Let the parental embarrassment begin

Oh dear. We have entered that most hilarious and alternately embarrassing stage of childhood. Jude’s personality has been kicking into high gear and we are loving every minute of it. But still, there are occasional moments of embarrassment (on my part) or feeling like I’ve totally lost my cool as I run after him, feeling like I’m a big mother hen, flapping my wings to chase after my young. I have no idea if chickens actually do this. That’s just what I feel like.

We have a sweet neighbor lady who was widowed just a few months ago. She lives across the cul-de-sac from us. Simon goes and talks with her from time to time, and as it turned out, he discovered that she and I have much in common in our shared love of France and travel. He has encouraged us to get together. She sent some children’s books for Jude one day, and I sent her a book on France. Unfortunately, she has dropped by twice now and I always manage to miss her — either I’m in the shower or out at the grocery store.

So last night I was feeling rather spontaneous, pushing Jude in his red car around the cul-de-sac after dinner. It wasn’t my most stylish moment — my pants had peanut butter and lord knows what else on them, and Jude was only wearing a diaper and a dirty-from-dinner tee shirt that proclaimed “World’s Strongest Man” on it. However, as I pushed him around, I noticed that her front door was open and I figured now was as good a time as any to just say hello and that I was thankful for her thinking of us.

She was quick to invite us in, and so my barefoot, half-naked, dirty child pushed his way on in and made himself at home. Her house was lovely and she had all kinds of books and small knick-knacky things around that were so enticing to a small boy. She pulled out some Legos for him as well as a book or two and we began chitchatting.

And it was like at that moment, the witching hour began.

“Daddy! DADD-EEEEEEEEEEEE!” he wails. Mournful, racking cries for his beloved father, as if he can see him out the door or something. I try to ignore this. He chunks a Lego across the room in frustration. I give a stern look. I also start to notice just how dirty his tee shirt is. And the fact that his diaper has a smear of peanut butter on it. Oh dear. This is not a good impression. My intention of a quick, hasty hello should have been more well-thought-out.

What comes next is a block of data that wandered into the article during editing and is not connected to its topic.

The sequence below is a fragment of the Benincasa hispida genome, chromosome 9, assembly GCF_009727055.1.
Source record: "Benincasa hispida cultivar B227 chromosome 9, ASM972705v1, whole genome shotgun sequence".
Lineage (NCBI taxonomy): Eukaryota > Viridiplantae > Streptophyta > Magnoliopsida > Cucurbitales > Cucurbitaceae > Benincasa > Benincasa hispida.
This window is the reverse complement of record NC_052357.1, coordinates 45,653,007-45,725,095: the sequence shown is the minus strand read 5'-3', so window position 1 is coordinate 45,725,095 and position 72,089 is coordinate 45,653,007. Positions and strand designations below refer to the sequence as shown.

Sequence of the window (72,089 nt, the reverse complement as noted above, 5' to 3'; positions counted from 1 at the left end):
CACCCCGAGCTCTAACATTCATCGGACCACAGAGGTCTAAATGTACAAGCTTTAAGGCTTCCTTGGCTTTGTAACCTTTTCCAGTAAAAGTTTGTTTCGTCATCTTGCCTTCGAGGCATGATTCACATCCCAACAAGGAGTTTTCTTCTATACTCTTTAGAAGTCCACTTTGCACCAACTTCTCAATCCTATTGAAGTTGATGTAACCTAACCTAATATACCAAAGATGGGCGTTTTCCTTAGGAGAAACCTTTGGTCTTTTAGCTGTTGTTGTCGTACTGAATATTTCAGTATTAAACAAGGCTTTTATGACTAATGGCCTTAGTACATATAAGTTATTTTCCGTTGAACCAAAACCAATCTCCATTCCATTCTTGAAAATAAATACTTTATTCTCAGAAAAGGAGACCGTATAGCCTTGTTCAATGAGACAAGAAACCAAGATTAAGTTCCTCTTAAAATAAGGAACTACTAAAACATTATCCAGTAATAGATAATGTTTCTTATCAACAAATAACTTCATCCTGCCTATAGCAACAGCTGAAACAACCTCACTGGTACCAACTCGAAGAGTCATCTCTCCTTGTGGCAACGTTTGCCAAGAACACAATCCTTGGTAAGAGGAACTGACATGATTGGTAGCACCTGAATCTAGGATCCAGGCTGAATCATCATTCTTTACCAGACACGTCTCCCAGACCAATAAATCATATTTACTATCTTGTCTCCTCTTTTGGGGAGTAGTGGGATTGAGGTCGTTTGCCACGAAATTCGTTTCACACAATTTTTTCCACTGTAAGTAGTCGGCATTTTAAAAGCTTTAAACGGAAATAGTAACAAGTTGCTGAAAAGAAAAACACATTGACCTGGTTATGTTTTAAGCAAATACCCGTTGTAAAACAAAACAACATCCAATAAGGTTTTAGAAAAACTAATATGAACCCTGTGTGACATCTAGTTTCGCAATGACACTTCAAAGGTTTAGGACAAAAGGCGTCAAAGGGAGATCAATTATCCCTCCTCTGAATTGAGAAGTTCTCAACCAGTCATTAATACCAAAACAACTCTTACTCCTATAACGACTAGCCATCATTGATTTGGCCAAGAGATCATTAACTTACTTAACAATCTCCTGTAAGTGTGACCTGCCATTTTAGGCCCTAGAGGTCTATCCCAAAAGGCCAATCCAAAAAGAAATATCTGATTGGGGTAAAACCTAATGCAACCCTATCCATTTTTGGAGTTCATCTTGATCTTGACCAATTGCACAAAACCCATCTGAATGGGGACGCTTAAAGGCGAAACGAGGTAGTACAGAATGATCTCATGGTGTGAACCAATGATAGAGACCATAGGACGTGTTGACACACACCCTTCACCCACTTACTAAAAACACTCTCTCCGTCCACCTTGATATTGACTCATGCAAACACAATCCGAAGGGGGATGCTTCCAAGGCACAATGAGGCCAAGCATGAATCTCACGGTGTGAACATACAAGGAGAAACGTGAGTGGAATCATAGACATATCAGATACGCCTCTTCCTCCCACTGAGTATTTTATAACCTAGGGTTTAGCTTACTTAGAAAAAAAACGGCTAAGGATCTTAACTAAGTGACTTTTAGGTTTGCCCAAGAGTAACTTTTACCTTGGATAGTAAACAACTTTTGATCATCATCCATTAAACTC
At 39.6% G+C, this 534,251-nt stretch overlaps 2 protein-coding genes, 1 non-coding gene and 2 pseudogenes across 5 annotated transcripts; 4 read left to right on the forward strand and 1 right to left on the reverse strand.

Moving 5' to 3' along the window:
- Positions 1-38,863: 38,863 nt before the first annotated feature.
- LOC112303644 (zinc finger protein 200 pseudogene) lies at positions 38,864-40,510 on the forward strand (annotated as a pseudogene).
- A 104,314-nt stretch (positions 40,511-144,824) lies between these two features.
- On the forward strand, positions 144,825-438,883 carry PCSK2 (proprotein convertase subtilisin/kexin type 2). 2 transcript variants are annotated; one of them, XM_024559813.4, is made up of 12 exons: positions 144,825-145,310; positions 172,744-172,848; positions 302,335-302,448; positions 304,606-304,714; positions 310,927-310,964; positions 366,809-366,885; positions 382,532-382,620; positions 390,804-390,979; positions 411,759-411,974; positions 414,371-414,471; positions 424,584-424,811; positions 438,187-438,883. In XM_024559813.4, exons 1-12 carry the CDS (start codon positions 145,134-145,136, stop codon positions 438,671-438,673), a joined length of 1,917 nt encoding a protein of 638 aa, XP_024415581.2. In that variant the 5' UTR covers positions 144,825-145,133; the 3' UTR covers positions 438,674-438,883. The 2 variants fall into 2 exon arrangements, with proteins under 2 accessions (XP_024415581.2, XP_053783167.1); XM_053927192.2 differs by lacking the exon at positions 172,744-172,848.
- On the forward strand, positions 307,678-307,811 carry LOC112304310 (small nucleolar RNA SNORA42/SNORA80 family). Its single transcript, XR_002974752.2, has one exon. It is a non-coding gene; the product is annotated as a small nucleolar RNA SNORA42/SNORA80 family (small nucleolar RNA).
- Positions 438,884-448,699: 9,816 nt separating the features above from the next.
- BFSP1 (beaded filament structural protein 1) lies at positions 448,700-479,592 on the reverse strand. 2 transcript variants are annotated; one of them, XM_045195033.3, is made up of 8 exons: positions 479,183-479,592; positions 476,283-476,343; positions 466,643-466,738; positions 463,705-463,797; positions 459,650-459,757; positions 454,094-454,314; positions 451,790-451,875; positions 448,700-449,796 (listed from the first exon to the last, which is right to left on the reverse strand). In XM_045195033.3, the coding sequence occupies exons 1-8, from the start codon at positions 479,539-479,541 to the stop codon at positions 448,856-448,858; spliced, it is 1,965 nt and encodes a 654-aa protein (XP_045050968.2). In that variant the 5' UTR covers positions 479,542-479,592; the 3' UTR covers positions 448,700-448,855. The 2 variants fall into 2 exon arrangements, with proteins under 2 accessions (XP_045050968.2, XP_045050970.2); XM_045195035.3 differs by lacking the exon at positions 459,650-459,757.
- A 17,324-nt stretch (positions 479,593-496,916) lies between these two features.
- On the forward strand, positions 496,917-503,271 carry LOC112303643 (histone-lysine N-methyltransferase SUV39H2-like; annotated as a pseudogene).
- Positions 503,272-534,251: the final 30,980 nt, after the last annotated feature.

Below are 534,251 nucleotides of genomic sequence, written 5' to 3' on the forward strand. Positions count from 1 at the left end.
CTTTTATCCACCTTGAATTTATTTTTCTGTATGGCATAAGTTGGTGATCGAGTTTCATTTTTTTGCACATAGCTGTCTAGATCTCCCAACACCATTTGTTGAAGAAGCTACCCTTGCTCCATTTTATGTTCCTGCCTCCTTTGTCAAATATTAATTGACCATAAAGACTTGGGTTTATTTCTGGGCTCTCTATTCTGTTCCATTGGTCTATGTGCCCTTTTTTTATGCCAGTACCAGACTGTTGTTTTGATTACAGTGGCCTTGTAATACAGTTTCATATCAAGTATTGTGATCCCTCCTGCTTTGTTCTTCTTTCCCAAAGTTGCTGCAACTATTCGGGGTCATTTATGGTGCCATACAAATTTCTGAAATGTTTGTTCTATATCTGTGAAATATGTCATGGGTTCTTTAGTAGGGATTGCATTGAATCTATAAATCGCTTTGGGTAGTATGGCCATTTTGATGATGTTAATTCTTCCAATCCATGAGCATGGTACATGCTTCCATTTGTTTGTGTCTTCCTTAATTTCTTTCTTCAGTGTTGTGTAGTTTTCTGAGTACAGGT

I’m trying to maintain civilized conversation over the din of “DADDDDDDDDYYYYYYYYYYYYYY.”

And then it changes. Now he is clutching his diaper and saying, “PEE PEE! PEEEEE PEEEEEE!”

Internet, let me tell you, when Jude says pee pee, I have learned to take notice. It usually means poop, and it also means this: “Mother, if you do not come over here and remove the offending feces from my pants, I will do it for you. And then smear some poop on you too so you know just how bad it is and so that you will understand that when I tell you “pee pee,” I want you to change my pants RIGHT. THIS. INSTANT.”

So you can imagine that it was with considerable dismay when my peanut-butter-poopy-pants baby starts announcing this loudly as I am trying to have civilized conversation about foreign travel with dear sweet neighbor lady.

I try to ignore it. I don’t smell anything, so this is a good sign. Jude’s dismay heightens. “PEE PEE! PEE PEEEEEEE!” At this point, sweet neighbor lady stops.

“Um, is he uncomfortable?” she delicately asks. “Is he potty trained? Does he need to go to the bathroom?”

O where is the great hole in the floor to swallow me up? I feign surprise, as if I have never in my life heard this child say such a thing. “I cannot imagine why on earth he is saying such a thing,” I stutter.

Ahh, exit stage right. Now is the opportune time to take our leave.

And wouldn’t you know it, the kid was pulling my leg the entire time. There was no poop. He was just ready to get out of there.

I greatly hope to redeem myself at a later date. Hopefully when the little man is napping!